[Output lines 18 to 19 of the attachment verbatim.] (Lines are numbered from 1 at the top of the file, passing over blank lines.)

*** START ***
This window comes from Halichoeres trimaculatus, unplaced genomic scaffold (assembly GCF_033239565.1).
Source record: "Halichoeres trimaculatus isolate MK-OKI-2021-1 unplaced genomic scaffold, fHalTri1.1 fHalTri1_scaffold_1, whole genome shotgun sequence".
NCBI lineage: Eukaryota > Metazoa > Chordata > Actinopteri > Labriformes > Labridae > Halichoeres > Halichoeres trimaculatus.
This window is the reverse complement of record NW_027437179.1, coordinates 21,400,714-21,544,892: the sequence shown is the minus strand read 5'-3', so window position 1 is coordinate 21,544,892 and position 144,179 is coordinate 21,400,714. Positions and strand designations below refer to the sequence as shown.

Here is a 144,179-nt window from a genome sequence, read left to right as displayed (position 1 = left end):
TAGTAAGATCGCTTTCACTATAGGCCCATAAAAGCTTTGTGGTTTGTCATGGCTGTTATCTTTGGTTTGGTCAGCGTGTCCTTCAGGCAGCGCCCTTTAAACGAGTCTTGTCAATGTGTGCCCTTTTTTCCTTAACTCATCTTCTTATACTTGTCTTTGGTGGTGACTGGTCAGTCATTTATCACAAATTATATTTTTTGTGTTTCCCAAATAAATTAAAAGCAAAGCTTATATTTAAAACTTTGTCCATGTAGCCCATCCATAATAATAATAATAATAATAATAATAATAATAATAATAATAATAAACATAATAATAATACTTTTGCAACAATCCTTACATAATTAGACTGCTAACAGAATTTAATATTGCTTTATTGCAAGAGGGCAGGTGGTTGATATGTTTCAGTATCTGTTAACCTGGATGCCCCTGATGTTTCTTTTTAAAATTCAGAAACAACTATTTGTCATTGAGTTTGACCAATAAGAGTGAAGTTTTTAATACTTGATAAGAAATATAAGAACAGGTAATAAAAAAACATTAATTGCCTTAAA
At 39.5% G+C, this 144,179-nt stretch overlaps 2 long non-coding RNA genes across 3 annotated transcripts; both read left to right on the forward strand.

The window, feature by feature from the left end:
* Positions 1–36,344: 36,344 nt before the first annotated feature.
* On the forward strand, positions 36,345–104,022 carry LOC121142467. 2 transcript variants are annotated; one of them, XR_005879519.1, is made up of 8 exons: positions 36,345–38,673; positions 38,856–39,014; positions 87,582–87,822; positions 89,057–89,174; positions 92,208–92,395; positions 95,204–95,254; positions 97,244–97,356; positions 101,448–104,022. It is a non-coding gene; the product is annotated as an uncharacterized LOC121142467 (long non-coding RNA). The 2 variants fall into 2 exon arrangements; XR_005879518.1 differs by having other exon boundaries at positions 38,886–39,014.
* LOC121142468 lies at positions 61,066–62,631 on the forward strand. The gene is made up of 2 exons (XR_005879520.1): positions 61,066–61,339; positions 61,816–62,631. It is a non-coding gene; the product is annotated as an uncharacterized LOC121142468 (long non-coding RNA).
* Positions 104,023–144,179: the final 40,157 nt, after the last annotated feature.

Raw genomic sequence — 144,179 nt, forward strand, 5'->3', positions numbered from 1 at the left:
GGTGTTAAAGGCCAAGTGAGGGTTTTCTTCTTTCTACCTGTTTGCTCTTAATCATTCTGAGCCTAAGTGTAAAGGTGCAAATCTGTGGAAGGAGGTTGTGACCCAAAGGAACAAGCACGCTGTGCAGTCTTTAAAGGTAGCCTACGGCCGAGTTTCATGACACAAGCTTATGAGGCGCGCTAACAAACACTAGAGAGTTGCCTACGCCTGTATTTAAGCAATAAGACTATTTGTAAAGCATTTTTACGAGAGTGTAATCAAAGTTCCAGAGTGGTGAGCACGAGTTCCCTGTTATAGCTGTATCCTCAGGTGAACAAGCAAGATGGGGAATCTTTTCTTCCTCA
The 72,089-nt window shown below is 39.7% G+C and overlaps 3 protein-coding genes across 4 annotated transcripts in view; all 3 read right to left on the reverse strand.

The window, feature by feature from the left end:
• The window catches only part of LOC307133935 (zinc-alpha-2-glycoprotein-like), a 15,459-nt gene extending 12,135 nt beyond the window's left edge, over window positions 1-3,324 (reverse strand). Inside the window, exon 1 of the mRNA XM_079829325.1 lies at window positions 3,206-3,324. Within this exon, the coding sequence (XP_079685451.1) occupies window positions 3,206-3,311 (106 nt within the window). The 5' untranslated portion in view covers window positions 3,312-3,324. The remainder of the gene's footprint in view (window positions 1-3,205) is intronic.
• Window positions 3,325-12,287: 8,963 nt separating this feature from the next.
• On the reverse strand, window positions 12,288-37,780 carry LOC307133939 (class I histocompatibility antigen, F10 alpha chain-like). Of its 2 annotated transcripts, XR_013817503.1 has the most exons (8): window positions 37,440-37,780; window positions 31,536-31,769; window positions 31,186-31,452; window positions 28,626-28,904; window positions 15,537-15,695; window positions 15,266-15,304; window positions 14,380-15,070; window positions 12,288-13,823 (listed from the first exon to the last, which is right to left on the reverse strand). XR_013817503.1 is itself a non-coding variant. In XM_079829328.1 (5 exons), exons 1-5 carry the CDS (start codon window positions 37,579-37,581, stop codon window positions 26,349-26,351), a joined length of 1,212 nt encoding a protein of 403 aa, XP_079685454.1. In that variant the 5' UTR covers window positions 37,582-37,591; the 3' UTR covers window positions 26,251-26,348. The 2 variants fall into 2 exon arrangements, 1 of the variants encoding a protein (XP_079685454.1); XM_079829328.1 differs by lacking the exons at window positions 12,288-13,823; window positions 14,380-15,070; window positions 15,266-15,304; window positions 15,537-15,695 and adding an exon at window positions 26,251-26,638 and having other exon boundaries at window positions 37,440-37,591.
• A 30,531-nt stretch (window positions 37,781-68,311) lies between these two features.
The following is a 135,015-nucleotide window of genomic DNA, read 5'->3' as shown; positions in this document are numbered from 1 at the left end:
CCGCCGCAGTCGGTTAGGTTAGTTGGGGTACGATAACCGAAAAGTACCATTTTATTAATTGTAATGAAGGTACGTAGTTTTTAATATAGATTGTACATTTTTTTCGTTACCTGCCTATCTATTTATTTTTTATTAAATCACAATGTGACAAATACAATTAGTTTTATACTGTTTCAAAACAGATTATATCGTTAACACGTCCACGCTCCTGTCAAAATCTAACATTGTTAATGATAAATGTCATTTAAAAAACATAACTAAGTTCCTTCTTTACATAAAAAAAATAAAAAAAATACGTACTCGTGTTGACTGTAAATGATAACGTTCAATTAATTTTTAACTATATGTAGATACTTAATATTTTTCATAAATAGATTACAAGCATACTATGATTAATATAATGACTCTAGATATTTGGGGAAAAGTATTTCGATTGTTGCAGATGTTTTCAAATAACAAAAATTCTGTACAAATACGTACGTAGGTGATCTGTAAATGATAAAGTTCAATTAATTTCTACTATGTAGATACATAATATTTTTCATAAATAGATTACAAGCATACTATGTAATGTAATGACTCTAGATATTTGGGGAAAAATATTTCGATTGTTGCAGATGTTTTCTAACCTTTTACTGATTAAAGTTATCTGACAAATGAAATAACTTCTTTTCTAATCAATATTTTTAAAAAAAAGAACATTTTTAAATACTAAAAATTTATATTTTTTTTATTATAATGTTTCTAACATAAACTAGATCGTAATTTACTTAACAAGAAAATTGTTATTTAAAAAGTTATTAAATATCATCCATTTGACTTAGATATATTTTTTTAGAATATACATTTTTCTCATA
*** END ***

• Window positions 3,325-12,287: 8,963 nt separating this feature from the next.
• On the reverse strand, window positions 12,288-37,780 carry LOC307133939 (class I histocompatibility antigen, F10 alpha chain-like). Of its 2 annotated transcripts, XR_013817503.1 has the most exons (8): window positions 37,440-37,780; window positions 31,536-31,769; window positions 31,186-31,452; window positions 28,626-28,904; window positions 15,537-15,695; window positions 15,266-15,304; window positions 14,380-15,070; window positions 12,288-13,823 (listed from the first exon to the last, which is right to left on the reverse strand). XR_013817503.1 is itself a non-coding variant. In XM_079829328.1 (5 exons), exons 1-5 carry the CDS (start codon window positions 37,579-37,581, stop codon window positions 26,349-26,351), a joined length of 1,212 nt encoding a protein of 403 aa, XP_079685454.1. In that variant the 5' UTR covers window positions 37,582-37,591; the 3' UTR covers window positions 26,251-26,348. The 2 variants fall into 2 exon arrangements, 1 of the variants encoding a protein (XP_079685454.1); XM_079829328.1 differs by lacking the exons at window positions 12,288-13,823; window positions 14,380-15,070; window positions 15,266-15,304; window positions 15,537-15,695 and adding an exon at window positions 26,251-26,638 and having other exon boundaries at window positions 37,440-37,591.